Australian Prime Minister Scott Morrison is expected to announce a contentious decision whether or not to relocate the country’s embassy in Israel from Tel Aviv to Jerusalem al-Quds.
In an address to the Sydney Institute, Morrison is expected to declare that his government will recognize the occupied city as Israel’s so-called capital, AFP reported Friday.
In May, US President Donald Trump sparked international outrage when he relocated the US embassy from Tel Aviv.
Jerusalem al-Quds was occupied by the Tel Aviv regime during the Six-Day War in the 1967, and is deemed the capital of a future Palestinian independent state.
Morrison, however, told reporters on Wednesday that it was yet premature to discuss the issue, saying, “When I’m in a position to make that announcement, I will.”
Reports also said a possible recognition of Jerusalem al-Quds as the Israeli “capital” would not be followed by an immediate embassy move due to cost issues.
The possible move, however, would draw backlash from neighboring Indonesia, the world’s most populous Muslim nation, and other majority Muslim nations.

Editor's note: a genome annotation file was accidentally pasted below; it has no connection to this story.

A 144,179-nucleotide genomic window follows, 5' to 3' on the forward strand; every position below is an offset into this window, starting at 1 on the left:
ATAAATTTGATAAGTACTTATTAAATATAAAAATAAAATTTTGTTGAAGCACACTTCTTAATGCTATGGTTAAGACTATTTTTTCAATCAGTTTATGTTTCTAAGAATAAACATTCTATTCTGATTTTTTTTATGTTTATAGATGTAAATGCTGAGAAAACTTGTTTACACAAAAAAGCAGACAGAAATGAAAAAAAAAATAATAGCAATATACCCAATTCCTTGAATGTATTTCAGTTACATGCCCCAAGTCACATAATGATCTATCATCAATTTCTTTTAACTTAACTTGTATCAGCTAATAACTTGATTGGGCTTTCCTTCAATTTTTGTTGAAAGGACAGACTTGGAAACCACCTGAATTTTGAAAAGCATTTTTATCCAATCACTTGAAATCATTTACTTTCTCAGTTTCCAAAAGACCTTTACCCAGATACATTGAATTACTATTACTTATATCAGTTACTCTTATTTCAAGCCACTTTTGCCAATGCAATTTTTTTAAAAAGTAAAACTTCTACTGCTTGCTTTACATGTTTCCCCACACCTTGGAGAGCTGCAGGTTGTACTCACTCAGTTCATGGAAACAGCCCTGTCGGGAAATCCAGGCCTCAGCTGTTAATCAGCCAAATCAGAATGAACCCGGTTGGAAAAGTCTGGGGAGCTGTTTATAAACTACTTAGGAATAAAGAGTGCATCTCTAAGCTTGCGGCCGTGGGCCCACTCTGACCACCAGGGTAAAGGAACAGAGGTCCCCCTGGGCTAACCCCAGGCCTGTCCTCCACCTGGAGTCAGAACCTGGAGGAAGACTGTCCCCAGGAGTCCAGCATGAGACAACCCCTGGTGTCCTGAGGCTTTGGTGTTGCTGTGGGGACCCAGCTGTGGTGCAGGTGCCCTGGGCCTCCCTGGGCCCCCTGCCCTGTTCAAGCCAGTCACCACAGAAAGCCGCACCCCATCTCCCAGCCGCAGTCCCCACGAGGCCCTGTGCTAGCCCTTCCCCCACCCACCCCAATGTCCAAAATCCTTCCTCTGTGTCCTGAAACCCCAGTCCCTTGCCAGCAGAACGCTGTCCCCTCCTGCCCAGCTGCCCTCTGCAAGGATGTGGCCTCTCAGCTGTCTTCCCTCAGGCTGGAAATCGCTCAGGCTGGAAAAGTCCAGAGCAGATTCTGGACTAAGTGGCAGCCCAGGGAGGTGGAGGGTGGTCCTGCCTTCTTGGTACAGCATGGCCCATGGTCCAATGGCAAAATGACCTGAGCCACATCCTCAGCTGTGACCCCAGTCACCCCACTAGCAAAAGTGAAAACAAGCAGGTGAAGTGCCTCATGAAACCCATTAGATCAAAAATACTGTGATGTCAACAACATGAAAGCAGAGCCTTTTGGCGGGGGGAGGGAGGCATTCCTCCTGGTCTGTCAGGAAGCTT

Australia warns citizens traveling to Indonesia
On Friday, the Australian government warned its citizens to “exercise a high degree of caution” while travelling in Indonesia.
Scores of Australians preparing to travel to the tourist island of Bali and other tropical island destinations should “exercise a high degree of caution,” the Department of Foreign Affairs warned in a public notice.
“Demonstrations have been held in recent weeks around the Australian Embassy in Jakarta and the Australian Consulate-General in Surabaya,” it said.
“Protests may continue at the Embassy in Jakarta or at any of Australia’s Consulates-General in Surabaya, Bali and Makassar,” the Department said.
The Indonesian government had reacted angrily last month, when Morrison initially suggested the idea of both recognizing the occupied city and moving the Australian embassy there.
In the meantime, Palestinian Ambassador to Australia Izzat Abdulhadi called on Muslim countries to apply “boycott measures” to Australia .in reaction to the possible move.
He said Muslim states should “withdraw their Ambassadors” and take some “meat and wheat” style “economic boycott measures” if the move went ahead, AFP quoted the ambassador as saying.